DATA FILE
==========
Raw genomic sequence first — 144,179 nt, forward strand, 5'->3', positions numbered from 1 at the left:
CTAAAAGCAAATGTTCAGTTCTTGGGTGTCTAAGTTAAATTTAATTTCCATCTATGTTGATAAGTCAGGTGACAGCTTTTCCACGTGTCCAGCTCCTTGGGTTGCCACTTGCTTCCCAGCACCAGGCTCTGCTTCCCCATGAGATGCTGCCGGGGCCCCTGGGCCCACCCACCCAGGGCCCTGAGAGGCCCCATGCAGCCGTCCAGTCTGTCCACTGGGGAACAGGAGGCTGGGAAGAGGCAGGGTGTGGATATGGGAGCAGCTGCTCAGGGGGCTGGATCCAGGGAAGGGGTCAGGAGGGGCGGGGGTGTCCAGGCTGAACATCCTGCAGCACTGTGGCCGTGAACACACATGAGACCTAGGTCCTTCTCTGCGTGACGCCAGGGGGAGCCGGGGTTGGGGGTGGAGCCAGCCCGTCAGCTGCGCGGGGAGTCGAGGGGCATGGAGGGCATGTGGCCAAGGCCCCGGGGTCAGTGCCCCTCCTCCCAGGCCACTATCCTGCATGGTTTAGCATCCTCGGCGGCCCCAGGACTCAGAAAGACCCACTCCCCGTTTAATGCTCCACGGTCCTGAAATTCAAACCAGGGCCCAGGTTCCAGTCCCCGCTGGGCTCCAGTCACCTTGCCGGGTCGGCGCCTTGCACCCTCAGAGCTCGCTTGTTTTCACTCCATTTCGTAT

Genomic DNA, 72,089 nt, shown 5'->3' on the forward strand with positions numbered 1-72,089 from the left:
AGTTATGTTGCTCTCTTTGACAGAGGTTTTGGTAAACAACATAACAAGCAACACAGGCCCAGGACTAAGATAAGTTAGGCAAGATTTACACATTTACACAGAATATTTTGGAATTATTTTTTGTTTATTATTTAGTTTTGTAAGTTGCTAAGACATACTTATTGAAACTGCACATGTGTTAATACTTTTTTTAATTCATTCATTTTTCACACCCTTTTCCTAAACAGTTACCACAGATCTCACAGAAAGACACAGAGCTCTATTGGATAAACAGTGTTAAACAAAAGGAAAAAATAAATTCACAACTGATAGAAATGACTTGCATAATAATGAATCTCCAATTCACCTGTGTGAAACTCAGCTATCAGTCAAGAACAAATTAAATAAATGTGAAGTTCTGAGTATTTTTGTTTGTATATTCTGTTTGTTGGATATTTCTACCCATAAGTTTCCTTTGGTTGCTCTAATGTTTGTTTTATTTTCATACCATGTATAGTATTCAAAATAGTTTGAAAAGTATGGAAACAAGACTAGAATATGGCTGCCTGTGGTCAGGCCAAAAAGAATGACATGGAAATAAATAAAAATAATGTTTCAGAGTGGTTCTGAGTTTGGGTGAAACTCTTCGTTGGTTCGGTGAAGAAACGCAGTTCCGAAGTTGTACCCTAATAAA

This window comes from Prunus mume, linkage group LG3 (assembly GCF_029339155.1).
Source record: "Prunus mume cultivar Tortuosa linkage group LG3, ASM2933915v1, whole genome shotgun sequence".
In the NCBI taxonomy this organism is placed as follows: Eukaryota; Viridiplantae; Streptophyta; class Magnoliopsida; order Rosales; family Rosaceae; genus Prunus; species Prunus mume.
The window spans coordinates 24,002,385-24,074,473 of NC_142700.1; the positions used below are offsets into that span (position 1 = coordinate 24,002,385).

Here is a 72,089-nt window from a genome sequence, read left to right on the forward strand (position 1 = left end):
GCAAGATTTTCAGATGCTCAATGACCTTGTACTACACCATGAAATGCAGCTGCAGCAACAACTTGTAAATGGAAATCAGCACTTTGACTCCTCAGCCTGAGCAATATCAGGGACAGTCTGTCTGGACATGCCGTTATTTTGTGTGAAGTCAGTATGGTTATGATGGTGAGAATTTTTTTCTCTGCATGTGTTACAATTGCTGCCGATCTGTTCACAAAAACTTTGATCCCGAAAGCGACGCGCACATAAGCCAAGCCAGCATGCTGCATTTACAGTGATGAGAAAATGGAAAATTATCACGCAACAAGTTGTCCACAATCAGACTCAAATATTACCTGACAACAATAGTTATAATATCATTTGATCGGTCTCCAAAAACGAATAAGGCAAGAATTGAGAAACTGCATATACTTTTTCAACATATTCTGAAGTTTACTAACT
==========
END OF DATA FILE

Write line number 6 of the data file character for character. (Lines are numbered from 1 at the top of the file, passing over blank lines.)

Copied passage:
Source record: "Prunus mume cultivar Tortuosa linkage group LG3, ASM2933915v1, whole genome shotgun sequence".